Don't refuse an inspection (it seems obvious but you do have this right, especially if you do not recognize the inspector). Keep in mind in doing so, the health inspector likely will obtain an inspection warrant, which allows him/her to inspect your establishment without your consent.
Tag along with the inspector and take notes of any violations or suggestions. This gives you the chance to correct simple problems on the spot and most likely the health inspector will note your willingness to fix problems. Also, if the inspector has a question, you may be able to explain your methods and avoid a violation. Be prepared to provide any information or records that the inspector needs and answer the inspector's questions truthfully. Most likely if you do not tell the truth, your health inspector will eventually find out and not trust anything else you say. Don't be afraid to ask the health inspector questions or to explain why something is a violation but on the other hand, don't delay him/her from doing the inspection. If you do not receive clarification on a violation feel free to contact us and we can interpret the health inspector lingo!
Refrain from offering any food or any other item that can be misconstrued as an attempt to influence the inspector's findings.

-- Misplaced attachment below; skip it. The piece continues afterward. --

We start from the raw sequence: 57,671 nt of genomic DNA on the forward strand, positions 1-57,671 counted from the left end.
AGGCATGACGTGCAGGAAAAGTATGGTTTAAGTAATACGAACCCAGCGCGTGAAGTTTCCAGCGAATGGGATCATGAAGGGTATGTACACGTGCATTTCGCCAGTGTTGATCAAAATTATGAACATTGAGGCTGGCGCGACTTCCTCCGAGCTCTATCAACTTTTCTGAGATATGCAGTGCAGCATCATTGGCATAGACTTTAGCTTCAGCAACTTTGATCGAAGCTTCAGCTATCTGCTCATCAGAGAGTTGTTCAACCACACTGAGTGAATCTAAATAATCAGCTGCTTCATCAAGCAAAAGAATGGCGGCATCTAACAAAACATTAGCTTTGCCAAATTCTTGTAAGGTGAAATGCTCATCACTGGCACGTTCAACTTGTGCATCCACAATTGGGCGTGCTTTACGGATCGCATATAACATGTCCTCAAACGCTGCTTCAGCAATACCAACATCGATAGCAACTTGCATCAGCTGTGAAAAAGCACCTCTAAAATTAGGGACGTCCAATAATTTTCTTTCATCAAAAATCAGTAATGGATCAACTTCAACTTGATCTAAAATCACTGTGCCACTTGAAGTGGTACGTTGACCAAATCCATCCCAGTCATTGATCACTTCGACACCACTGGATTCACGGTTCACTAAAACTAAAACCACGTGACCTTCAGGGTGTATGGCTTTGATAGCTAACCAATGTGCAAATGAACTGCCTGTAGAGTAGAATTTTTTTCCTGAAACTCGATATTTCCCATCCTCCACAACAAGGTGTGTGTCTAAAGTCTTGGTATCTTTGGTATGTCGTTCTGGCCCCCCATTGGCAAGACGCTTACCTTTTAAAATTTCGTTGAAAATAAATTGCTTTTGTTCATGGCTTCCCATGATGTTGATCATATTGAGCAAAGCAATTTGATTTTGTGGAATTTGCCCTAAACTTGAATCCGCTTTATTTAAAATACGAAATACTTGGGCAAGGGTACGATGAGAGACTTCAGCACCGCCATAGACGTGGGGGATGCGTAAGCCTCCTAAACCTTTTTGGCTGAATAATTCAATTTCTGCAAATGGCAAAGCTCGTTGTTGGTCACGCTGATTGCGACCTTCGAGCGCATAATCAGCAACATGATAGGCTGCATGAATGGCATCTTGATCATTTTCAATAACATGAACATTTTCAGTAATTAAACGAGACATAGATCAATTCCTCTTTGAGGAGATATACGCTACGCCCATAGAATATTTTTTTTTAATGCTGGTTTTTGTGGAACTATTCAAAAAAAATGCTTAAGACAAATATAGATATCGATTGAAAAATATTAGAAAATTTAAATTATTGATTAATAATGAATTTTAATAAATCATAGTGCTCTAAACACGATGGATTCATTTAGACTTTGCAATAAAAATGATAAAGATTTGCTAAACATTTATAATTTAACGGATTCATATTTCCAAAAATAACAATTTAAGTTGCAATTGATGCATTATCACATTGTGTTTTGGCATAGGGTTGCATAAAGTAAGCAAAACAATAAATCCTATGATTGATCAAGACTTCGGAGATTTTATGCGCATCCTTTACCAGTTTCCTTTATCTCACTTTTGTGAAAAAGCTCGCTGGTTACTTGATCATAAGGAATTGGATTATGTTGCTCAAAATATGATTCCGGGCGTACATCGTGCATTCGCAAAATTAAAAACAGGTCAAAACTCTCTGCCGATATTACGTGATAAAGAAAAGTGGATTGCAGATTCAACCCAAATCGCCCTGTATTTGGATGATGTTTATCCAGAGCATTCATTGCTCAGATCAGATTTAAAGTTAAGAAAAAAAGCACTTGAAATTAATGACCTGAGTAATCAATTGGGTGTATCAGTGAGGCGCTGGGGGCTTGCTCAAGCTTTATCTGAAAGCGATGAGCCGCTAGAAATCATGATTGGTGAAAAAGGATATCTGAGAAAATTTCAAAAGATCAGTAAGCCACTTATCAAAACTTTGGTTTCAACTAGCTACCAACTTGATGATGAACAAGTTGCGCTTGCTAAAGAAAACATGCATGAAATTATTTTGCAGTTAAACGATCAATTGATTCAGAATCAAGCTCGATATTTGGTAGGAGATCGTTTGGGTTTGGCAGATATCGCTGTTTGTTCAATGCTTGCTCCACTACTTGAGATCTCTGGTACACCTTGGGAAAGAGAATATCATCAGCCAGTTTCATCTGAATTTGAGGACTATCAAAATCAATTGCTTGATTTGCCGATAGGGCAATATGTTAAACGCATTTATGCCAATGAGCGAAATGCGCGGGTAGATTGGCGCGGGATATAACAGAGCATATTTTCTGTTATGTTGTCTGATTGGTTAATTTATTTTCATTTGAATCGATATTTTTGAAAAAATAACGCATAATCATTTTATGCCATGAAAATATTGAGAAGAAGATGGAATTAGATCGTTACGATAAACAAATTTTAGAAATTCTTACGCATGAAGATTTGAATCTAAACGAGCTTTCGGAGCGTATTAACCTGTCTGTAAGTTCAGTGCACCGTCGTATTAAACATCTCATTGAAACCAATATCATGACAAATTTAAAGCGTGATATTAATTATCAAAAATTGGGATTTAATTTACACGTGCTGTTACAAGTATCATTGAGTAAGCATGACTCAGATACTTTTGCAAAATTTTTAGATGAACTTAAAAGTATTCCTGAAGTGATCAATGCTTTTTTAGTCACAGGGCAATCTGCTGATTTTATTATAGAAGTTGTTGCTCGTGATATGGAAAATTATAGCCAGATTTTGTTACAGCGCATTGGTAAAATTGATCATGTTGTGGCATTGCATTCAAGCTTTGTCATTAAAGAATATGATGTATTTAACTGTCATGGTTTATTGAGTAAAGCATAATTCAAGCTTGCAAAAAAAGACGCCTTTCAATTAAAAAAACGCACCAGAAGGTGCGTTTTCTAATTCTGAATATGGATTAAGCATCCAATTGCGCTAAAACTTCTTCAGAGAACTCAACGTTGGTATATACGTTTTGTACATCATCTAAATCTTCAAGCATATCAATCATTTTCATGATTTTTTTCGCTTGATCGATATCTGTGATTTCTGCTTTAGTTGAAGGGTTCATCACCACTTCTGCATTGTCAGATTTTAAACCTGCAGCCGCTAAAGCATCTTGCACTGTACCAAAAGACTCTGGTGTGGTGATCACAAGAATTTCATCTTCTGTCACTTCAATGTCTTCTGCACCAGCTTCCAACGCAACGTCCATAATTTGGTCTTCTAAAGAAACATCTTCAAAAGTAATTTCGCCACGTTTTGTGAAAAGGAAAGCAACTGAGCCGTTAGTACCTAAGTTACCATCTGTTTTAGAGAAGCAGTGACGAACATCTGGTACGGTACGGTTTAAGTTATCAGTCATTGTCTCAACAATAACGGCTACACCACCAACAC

Sign the inspector's report after the inspection. Signing it doesn't mean that you agree to the findings; it only means that you received a copy of the report.
Ask the inspector to explain his findings to your staff, or share the inspection results with your employees and offer suggestions on areas that need improvement. If the inspector has time, this could be a good learning experience for your staff.
Thank the health inspector for their time and help. Yep, oddly enough we said say "THANK YOU" to your health inspector! No job done well is easy-that includes running a successful food facility or being a health inspector. Showing your appreciation without going overboard will foster a good relationship.

Bartenders: Outsider Looking In

    It's Friday night, the work week is over, and the thought of relaxation has set in.  What to do?  Go home and watch a movie?  Go to Bed?  Go dancing?  There are many ways in which patrons like to spend their Friday nights after a long and stressful work week.  One of the most common activities these professionals engage in is having a drink at their favorite watering hole, served with a flare by a passionate bartender, or a nice person who can pop the top and talk shop. Bartenders are famous for two things: preparing delicious cocktails, and creating long-lasting relationships with their patrons. Most bartenders are warm, friendly, and good listeners.